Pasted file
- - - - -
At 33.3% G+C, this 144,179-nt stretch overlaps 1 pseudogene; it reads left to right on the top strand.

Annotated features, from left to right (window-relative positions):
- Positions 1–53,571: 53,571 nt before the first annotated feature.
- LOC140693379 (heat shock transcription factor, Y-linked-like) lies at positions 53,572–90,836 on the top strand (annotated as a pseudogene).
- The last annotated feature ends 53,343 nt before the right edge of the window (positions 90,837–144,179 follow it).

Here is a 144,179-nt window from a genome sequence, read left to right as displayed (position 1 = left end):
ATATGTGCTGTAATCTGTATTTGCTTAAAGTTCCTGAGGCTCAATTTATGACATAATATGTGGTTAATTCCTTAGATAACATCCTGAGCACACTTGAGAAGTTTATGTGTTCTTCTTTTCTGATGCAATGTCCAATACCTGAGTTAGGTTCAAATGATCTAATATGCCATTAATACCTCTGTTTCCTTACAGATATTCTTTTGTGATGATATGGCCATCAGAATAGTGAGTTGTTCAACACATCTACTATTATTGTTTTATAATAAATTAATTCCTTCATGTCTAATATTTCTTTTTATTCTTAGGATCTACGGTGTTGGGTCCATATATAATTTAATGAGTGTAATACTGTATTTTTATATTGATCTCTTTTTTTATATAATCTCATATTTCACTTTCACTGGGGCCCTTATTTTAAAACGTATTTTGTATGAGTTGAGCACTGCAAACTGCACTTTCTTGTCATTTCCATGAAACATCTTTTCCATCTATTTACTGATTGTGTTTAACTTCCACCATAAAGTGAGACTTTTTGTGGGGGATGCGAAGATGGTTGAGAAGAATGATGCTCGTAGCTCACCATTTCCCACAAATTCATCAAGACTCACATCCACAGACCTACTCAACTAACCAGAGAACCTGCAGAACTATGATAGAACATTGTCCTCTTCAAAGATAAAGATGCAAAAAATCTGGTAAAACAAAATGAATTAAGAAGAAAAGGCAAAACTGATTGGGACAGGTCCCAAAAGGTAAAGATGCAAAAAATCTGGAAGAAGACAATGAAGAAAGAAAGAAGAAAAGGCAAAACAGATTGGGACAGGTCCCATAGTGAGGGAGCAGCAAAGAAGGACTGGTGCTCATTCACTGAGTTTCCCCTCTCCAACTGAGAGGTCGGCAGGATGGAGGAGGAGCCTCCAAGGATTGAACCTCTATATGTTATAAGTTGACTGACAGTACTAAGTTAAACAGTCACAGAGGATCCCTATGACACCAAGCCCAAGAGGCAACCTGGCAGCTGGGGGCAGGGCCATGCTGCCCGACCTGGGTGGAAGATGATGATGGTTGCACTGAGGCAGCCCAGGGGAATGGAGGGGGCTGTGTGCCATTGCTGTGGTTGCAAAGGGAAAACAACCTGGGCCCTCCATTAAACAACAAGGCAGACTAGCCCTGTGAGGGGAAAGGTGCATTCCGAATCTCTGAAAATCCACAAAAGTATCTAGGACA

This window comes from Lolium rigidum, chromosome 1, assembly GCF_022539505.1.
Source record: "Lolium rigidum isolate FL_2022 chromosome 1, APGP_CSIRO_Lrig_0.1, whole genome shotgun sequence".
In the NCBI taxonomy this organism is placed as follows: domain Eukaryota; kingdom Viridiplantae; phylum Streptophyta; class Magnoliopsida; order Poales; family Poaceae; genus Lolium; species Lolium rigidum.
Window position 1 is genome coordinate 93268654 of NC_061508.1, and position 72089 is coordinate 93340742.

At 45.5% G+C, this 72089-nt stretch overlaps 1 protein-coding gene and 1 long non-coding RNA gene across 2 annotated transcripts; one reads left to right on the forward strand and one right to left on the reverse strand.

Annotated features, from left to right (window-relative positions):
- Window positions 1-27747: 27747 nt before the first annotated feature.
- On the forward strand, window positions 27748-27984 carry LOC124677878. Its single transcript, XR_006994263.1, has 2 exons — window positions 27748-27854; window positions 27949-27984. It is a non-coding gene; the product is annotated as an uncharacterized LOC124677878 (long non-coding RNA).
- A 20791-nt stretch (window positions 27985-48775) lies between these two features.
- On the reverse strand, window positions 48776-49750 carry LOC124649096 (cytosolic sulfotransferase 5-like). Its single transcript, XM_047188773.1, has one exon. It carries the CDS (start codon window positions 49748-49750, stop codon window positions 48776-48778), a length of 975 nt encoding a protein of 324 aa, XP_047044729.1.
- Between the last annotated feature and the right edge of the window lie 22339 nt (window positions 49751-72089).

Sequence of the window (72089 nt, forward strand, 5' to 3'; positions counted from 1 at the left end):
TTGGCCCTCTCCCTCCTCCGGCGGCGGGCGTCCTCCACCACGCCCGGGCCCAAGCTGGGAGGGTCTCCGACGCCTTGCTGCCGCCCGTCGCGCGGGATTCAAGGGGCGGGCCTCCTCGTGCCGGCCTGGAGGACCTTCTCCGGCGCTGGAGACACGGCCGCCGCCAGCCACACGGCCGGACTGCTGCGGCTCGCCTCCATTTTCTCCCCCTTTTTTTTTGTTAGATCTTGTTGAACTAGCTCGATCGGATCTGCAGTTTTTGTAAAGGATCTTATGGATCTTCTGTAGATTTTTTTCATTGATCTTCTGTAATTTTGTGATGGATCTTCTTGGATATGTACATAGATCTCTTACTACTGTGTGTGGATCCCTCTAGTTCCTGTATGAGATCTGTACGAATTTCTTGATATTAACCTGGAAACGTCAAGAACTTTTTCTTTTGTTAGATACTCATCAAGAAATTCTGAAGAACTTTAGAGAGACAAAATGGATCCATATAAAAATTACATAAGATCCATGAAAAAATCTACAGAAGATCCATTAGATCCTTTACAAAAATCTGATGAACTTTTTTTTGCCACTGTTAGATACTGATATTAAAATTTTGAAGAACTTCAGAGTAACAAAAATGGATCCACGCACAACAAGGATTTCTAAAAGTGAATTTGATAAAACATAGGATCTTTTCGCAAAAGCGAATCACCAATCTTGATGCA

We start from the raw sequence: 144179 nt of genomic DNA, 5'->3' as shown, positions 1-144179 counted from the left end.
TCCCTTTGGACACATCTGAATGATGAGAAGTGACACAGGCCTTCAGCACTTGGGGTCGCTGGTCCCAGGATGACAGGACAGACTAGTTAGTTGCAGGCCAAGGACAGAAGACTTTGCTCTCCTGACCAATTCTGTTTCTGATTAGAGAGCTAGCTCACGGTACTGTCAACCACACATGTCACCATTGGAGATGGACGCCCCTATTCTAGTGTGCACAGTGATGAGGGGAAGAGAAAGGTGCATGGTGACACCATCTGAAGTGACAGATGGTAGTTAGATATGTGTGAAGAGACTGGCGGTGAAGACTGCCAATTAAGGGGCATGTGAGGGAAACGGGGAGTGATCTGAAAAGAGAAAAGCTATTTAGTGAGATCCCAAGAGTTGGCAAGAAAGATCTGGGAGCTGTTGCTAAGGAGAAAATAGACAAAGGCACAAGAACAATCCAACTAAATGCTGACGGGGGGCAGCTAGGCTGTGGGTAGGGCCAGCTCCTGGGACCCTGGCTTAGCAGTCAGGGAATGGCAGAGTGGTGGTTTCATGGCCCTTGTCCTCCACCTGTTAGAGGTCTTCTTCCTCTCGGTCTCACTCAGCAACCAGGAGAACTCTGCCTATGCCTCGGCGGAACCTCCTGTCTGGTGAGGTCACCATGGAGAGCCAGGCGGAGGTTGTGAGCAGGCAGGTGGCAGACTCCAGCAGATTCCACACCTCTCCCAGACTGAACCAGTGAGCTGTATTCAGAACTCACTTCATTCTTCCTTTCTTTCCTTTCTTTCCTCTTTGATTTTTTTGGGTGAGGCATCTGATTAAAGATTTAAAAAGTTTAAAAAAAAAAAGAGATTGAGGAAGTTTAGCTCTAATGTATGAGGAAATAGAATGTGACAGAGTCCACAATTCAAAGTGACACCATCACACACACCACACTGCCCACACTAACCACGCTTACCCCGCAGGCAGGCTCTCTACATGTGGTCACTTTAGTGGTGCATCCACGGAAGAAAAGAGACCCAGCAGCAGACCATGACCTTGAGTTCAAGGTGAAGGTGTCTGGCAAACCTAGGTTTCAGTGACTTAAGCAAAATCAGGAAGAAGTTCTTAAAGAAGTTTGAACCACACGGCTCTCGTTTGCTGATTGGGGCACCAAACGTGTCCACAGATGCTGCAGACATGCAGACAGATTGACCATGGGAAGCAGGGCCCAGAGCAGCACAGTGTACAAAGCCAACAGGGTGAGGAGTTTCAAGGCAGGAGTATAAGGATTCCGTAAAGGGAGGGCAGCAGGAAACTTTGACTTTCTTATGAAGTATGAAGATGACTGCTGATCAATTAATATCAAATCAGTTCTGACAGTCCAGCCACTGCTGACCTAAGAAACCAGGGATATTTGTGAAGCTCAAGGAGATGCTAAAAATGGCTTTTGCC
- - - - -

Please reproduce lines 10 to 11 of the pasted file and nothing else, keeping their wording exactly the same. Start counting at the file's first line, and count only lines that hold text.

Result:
In the NCBI taxonomy this organism is placed as follows: domain Eukaryota; kingdom Viridiplantae; phylum Streptophyta; class Magnoliopsida; order Poales; family Poaceae; genus Lolium; species Lolium rigidum.
Window position 1 is genome coordinate 93268654 of NC_061508.1, and position 72089 is coordinate 93340742.